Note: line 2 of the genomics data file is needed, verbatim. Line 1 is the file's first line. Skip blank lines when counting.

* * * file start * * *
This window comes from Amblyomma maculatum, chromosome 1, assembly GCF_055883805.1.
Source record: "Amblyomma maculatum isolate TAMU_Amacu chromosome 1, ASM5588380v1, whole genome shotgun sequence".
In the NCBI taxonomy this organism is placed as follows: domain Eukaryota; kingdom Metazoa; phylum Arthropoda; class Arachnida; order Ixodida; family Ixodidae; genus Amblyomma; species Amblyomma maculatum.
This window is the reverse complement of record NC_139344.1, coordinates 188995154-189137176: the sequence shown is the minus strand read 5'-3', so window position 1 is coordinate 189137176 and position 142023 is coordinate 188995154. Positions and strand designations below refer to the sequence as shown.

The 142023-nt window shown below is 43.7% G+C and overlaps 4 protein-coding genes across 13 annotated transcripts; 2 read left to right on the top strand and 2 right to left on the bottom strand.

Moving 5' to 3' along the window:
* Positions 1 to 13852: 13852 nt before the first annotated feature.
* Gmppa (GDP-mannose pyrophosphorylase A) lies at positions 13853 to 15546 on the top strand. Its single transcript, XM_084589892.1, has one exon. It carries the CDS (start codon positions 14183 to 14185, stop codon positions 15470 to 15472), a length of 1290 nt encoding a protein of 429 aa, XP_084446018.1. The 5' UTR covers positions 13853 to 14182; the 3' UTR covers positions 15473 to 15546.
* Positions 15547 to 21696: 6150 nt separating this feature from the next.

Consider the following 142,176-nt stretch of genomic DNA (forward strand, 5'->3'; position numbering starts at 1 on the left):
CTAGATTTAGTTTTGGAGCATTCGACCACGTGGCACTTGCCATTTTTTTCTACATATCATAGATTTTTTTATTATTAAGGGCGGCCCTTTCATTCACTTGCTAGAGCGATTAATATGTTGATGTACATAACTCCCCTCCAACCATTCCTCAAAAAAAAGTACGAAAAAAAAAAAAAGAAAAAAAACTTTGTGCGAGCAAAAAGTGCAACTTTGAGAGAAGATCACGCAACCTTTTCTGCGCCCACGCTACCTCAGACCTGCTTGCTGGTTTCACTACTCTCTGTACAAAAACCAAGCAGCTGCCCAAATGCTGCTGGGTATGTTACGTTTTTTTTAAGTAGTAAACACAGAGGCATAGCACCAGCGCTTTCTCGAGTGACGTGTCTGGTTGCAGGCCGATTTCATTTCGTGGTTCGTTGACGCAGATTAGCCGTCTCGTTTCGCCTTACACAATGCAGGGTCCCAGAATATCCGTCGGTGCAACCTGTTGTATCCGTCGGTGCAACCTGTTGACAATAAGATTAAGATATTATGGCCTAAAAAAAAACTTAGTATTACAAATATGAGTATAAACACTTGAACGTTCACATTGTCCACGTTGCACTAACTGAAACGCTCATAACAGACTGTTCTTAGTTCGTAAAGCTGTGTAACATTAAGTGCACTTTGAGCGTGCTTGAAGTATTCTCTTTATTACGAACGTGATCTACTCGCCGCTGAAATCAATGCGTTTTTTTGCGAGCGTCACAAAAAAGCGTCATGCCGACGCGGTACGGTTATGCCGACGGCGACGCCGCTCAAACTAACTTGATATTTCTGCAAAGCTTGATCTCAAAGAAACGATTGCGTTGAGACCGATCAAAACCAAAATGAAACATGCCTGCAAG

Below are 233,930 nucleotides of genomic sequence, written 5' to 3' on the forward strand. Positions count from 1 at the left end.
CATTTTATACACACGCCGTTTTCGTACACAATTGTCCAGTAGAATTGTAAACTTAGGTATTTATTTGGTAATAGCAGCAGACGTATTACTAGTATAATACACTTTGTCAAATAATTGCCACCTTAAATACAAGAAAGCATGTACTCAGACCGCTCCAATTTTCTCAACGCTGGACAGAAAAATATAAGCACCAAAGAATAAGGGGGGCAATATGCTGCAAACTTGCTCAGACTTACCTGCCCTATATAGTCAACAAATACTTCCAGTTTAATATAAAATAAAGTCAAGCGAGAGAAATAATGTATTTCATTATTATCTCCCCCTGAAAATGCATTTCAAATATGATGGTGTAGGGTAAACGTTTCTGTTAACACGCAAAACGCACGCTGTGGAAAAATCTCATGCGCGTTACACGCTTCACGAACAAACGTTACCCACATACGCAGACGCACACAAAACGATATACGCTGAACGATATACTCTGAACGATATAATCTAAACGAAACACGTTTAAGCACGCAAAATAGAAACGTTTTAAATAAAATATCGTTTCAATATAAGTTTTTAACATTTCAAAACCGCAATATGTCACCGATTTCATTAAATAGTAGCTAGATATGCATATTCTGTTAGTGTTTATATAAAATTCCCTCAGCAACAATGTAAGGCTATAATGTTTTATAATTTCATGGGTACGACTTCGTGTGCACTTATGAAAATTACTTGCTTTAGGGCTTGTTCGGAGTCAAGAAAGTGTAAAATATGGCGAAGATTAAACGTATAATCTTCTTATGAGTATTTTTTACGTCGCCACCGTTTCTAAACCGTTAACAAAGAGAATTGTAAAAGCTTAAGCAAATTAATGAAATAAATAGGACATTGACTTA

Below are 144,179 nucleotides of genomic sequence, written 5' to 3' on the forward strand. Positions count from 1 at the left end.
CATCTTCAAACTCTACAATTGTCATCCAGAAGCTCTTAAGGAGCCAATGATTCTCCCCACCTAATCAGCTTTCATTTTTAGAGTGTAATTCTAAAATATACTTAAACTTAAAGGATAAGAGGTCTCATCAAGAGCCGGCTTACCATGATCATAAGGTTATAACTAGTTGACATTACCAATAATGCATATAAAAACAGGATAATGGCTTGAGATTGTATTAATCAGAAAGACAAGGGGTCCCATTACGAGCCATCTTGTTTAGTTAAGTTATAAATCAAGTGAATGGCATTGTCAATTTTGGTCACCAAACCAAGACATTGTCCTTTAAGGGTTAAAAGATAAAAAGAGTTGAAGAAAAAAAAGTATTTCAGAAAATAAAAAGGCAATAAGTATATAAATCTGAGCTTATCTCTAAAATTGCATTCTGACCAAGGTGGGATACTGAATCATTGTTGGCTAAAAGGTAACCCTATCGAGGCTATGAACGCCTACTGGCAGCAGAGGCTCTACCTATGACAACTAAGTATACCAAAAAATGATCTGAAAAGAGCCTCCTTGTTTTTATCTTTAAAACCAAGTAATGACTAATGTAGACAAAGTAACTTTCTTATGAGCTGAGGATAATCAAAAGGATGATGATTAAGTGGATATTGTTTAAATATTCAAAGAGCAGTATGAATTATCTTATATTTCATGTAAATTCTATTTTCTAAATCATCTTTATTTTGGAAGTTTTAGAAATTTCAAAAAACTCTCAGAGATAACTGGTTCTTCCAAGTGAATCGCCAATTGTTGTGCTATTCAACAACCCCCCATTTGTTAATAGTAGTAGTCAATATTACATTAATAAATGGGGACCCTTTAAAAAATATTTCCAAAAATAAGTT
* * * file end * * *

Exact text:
Source record: "Amblyomma maculatum isolate TAMU_Amacu chromosome 1, ASM5588380v1, whole genome shotgun sequence".